It’s unlikely poring over the perks and pitfalls of dog food containers featured prominently in your dreams of sharing a life with a dog, but it’s an important decision nonetheless.
The good news is, if you do it wisely, choosing dog food storage is something you only have to do once. The less good news is, there’s no one-size-fits-all container and a whole range of factors come into play when making your selection.
How do I store wet dog food?
Due to the amount of moisture in the recipes, wet dog food can spoil quickly and has a shorter lifespan than dry alternatives once opened. That’s why it comes in portion-size cans or pouches, rather than huge bags.
If for whatever reason you need to store wet dog food out of its original packaging — say, your dog’s feeding needs don’t extend to a whole can — it’s possible to keep it safely in the fridge. You can use a small food-grade plastic container with an airtight lid to stop bacteria from getting in and the dog food’s unique scent from lingering among your groceries.
Different brands will have different recommendations on how long wet dog food stored correctly in the fridge will last, but as a general rule of thumb, treat it the same as the leftovers from your own cooking.
If you’d turn your nose up at something that’s been kicking about at the back for longer than four days, your dog probably will too and it’s time to open up a fresh can or pouch.
How do I store dry dog food?
Dry dog food gives you the freedom to choose a much larger container — a barrel, bin or tub, for instance — as it’ll stay fresh for much longer when kept in a cool, dry place.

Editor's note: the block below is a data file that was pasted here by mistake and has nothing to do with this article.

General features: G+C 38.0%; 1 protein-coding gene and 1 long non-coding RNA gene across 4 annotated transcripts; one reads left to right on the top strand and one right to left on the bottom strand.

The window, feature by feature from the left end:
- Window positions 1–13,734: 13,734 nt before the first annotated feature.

Some of these receptacles are so big that they have wheels on the bottom to cart around, which is especially useful for the elderly and disabled.
One thing you need to look out for — and test yourselves before buying preferably — is an airtight lid. This prevents food from going stale quicker than it otherwise would and can also lock in the smell of dog food, which can be rather overpowering, especially in enclosed spaces.
An airtight lid also protects against pests, such as bugs and rodents, as well as greedy pets. Say a larger dog manages to tip a container onto its side — you want the lid to hold firm to ensure they don’t wolf down a week’s supply in the space of seconds. Trust us, some will.
What material dog food container should I choose?
Another thing to weigh up is a dog food storage container’s material. Plastic is probably the most popular option, as it’s cheap and long-lasting. It’s also easy to clean, which is something you should do regularly to stop nasty germs from multiplying inside and potentially making your dog sick.
The bulk of plastic containers on the market will be safe — after all, we humans use plastic to store ingredients and meals — but there are things for which to keep an eye out.
The presence of BPA (otherwise known as bisphenol A) is the main one. Studies have found this industrial chemical can seep into food and liquid, but the long-term health outcomes of consuming BPA aren’t wholly known.
You might judge it to be better safe than sorry and it’s easy to find BPA-free dog food containers, as well as those made out of materials deemed ‘food-grade’ or ‘food-safe’ — polypropylene and polyethylene terephthalate are two common examples.
What other materials can I choose?
At the same time, it’s possible to bypass plastic altogether if you prefer, although alternative dog food storage options are likely to be more expensive.
For some, dog food containers made of glass or stainless steel are more pleasing to the eye and maybe even worthy of a place in an immaculately designed kitchen. If you haven’t got space for a big container, how about a smaller one just for treats?
As well as looking the part, they’re also just as easy to clean and pretty durable, too. Just remember, look for an airtight lid.
Should I pour dog food straight into the container?
Whichever style of dog food container you end up deciding upon, it’s best practice to keep hold of the food’s original packaging. That way, you won’t lose track of the expiry date and you’ll have the manufacturer’s details and ingredient list to hand just in case.
Some dog parents decide to put the whole bag inside the container, which also has the advantage of being generally more hygienic.